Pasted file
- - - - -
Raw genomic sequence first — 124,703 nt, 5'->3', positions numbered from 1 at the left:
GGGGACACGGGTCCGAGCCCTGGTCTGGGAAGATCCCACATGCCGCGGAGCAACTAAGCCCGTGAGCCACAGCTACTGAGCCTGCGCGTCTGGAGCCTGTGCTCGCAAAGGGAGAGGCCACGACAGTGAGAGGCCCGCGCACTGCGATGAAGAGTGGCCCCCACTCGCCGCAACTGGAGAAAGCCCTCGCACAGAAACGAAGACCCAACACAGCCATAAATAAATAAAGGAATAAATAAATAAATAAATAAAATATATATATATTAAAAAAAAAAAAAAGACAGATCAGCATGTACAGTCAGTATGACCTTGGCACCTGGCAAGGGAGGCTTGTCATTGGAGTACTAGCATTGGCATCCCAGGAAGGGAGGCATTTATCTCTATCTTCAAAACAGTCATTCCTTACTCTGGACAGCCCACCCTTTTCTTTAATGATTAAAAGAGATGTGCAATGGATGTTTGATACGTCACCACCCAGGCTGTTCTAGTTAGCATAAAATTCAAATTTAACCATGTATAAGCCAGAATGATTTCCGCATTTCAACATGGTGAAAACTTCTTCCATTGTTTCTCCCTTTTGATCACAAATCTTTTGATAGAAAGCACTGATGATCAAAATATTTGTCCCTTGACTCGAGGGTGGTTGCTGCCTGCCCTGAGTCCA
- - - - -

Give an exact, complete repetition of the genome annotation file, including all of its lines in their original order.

Raw genomic sequence first — 124,703 nt, 5'->3', positions numbered from 1 at the left:
GGGGACACGGGTCCGAGCCCTGGTCTGGGAAGATCCCACATGCCGCGGAGCAACTAAGCCCGTGAGCCACAGCTACTGAGCCTGCGCGTCTGGAGCCTGTGCTCGCAAAGGGAGAGGCCACGACAGTGAGAGGCCCGCGCACTGCGATGAAGAGTGGCCCCCACTCGCCGCAACTGGAGAAAGCCCTCGCACAGAAACGAAGACCCAACACAGCCATAAATAAATAAAGGAATAAATAAATAAATAAATAAAATATATATATATTAAAAAAAAAAAAAAGACAGATCAGCATGTACAGTCAGTATGACCTTGGCACCTGGCAAGGGAGGCTTGTCATTGGAGTACTAGCATTGGCATCCCAGGAAGGGAGGCATTTATCTCTATCTTCAAAACAGTCATTCCTTACTCTGGACAGCCCACCCTTTTCTTTAATGATTAAAAGAGATGTGCAATGGATGTTTGATACGTCACCACCCAGGCTGTTCTAGTTAGCATAAAATTCAAATTTAACCATGTATAAGCCAGAATGATTTCCGCATTTCAACATGGTGAAAACTTCTTCCATTGTTTCTCCCTTTTGATCACAAATCTTTTGATAGAAAGCACTGATGATCAAAATATTTGTCCCTTGACTCGAGGGTGGTTGCTGCCTGCCCTGAGTCCA